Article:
"Only In Italy" is a daily news column that translates and reports on funny but true news items from legitimate Italian news resources in Italy. Each story is slapped with our wild, often ironic, and sometimes rather opinionated comments. And now, for your reading pleasure:

Mafia Bosses Held Meetings In Police Station

Naples - September 29 - Mafia bosses normally try to avoid going anywhere near jail, but crime leaders near Naples have been discovered holding meetings in their local police station.

Mobsters linked to a notorious Camorra clan used the station telephone and snorted cocaine at the command post of the traffic police in San Cipriano d'Aversa. Investigators believe that the red carpet was rolled out to gang members by Giuseppe Iovine, a former policeman and the brother of feared Casalesi clan boss Antonio Iovine, who has been on the run since 1996 and is wanted for murder.

Giuseppe Iovine was fired from the traffic police in 1995 for his mob connections, but continued to frequent the police station and even borrow police cars in order to tour local businesses to demand protection money, investigators said. He was accompanied on his rounds by serving officers and even the station chief, who could now face charges of extortion.

"Thanks to the influence he enjoyed as a relation of one of the historic bosses of the Casalesi clan, Iovine wielded absolute power at the police station," investigators wrote in a report released as they raided the homes of local police this week.

Investigators suspect Antonio Iovine's ability to evade arrest is thanks in part to mob infiltration of local government.

The Casalesi clan is believed to be one of the most powerful groups within the Naples Camorra, specializing in construction and keeping a lower profile than clans that focus on drug dealing.

"Oh, porca di quella troja!" It's fascinating what that Vesuvius volcano can spew out from time to time.

At the first sight, Naples appears to have such an overmanned and overgunned police force that tourists wonder if Neapolitans have ever heard of civil liberties. At times it feels like you're under martial law and you get the urge to run for the hills towards Switzerland.

In addition to the normal police, they also have something funny here called the 'Carabiniere' who are military runway models of the police force.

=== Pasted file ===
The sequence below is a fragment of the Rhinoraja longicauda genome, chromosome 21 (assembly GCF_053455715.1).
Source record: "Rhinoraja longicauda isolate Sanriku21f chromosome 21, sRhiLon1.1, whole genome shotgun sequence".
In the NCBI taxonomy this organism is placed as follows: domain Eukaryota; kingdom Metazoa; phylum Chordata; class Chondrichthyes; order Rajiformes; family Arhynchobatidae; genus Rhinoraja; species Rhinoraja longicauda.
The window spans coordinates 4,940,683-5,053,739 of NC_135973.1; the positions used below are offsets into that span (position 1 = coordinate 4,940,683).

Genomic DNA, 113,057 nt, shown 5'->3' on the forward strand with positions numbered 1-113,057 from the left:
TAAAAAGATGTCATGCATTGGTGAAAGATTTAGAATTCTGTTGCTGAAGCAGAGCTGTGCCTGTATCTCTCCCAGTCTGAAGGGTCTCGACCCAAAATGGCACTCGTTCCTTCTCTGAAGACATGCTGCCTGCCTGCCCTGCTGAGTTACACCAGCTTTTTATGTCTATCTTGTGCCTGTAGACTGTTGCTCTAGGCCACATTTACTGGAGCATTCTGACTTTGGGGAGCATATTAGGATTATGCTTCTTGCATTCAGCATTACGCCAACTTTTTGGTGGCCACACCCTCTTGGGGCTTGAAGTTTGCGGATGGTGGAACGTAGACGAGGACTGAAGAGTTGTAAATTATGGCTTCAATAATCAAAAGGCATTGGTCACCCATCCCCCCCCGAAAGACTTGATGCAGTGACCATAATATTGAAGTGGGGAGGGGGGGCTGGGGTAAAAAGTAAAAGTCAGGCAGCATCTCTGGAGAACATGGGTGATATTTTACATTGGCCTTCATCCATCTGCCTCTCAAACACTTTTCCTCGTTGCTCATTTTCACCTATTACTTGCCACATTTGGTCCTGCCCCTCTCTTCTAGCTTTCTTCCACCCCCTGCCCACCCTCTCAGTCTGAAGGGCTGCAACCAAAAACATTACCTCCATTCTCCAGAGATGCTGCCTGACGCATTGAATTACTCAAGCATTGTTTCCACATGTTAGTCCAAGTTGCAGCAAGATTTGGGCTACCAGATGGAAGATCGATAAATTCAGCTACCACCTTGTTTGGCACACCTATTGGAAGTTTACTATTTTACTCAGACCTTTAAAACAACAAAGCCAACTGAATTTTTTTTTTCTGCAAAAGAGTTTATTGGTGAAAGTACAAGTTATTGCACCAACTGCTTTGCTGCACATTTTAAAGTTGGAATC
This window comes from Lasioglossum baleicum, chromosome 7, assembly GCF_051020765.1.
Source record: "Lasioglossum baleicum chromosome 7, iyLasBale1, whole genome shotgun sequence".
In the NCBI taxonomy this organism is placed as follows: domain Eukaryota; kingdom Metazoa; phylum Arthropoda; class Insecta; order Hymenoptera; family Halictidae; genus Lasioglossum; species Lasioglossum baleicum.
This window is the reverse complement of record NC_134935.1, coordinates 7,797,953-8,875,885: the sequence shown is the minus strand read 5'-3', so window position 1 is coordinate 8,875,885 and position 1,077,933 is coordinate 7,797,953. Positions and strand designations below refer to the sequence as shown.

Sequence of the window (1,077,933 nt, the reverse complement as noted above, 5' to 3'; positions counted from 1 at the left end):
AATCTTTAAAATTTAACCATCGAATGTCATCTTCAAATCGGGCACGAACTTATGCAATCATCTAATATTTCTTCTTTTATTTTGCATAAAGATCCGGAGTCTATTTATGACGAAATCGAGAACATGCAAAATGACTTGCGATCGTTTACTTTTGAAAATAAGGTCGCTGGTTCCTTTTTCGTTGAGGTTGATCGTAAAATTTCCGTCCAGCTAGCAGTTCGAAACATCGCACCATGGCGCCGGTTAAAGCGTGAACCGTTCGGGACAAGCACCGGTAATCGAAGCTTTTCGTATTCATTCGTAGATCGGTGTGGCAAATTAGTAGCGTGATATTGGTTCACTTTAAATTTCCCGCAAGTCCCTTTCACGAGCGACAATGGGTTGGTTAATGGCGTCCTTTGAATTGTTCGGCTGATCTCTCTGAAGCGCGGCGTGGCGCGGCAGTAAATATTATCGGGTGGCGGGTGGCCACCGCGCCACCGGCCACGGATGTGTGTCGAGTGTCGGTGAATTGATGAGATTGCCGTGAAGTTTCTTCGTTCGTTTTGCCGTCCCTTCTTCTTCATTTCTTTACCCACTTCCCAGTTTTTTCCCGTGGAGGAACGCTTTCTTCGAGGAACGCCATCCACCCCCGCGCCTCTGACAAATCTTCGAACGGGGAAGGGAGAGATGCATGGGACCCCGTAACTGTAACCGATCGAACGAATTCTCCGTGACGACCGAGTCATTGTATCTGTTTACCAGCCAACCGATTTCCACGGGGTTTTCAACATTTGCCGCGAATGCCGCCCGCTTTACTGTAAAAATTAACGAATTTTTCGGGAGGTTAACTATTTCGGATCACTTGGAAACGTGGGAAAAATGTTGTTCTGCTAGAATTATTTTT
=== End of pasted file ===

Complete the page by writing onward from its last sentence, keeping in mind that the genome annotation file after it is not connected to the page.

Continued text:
While the mafia is busy with cocaine and taking emergency calls at police command posts, Carabiniere stand around all day, in very flashy costumes with a trademark white diagonal leather sash across their breasts and a huge gold motif on their hats, brandishing machine guns.

Over the centuries, Carabiniere have carefully nurtured their image as so-called heroes of the people of ridiculous folk proportions, and there's a wide range of promotional crap merchandise such as calendars, pens, posters and toys which they distribute. Much of it is free because no one will pay for it.

However, traffic cops do little more than sit basking at the side of the road wearing shiny leather jackets, sunglasses and guns, trying to look like Starsky and Hutch, only randomly pulling in the odd looking, sap motorist just to keep their reports up to quota.

Nonetheless, we certainly hope the Polizia di Napoli were able to hold whatever dignity there was left and decline the mobster's requests for coffee and croissants at the command post.

A bit of advice: if you're a tourist in Naples and happen to smell smoke, it's best not to call the Fire Department. They'll send a rescue unit of arsonists to the scene and burn down your hotel room.

"Only In Italy" Subscribe today and you'll discover why the last improvements to Italy were made by Julius Caesar and why it's been downhill ever since!  Click Here to Subscribe!

 Caterina Collezione, shop for Italian sterling silver directly from the factory in Italy; wedding gifts, anniversary gifts, flatware, plates, centerpieces, silverware, tea sets, dinnerware and more. All limited editions and made to order.

 Angela's Italian Organic Oregano is grown on a small mountain in Italy; an all natural herb, strictly certified organic, and shipped directly from Italy to you. It's the secret ingredient for all your Italian recipes.

 Adriana's Homemade Italian Gourmet Cookies; Italian gourmet almond, fig, pistachio and sesame cookies baked and shipped from our bakery in Italy to you; all natural, fresh, and baked to order. Great Italian recipes!

 Italian humor and news; visit and subscribe today and feed your sense of intellectual superiority by reading and wondering how Italy still survives after 56 governments in 50 years!
 Only In

 Read Past Issues
 What's New?
 Our Cookies
 Order Our Cookies!
 People are Talking!
 Try Our Almonds!
 Tour Our Bakery
 About Adriana
 Customer Service
 Italian Sources
 Our Privacy Policy

 Submit Your Thoughts
 Email Adriana

 Subscribe to the feed! Subscribe!
 Add to My Yahoo!
 Add to My Google
 Add to My Netvibes

 Cannelloni con Carne
 Dolce di Fichi
 Fegatini alla Veneta
 Insalatona Pantesca
 Orange Polenta Cake
 Pollo alla Marinara
 Risotto with Radicchio

 More Recipes!

Questions: Need more Italian recipes? How about Italian gift ideas? Or just plain Italian fun?

Subscribe to these interesting newsletters from our closest and trustworthy Italian affiliates located here in Italy? Just click the sites that may interest you and sign up:

 Silver From
 Oregano From
 Only In


Copyright ©2000-2007 FromItaly di Ciccarello. ISSN: 1724-7985. All Rights Reserved. Please read our Privacy Policy

This newsletter is powered by Libero. It no longer uses NOR does it recommend the services of Tiscali S.p.a.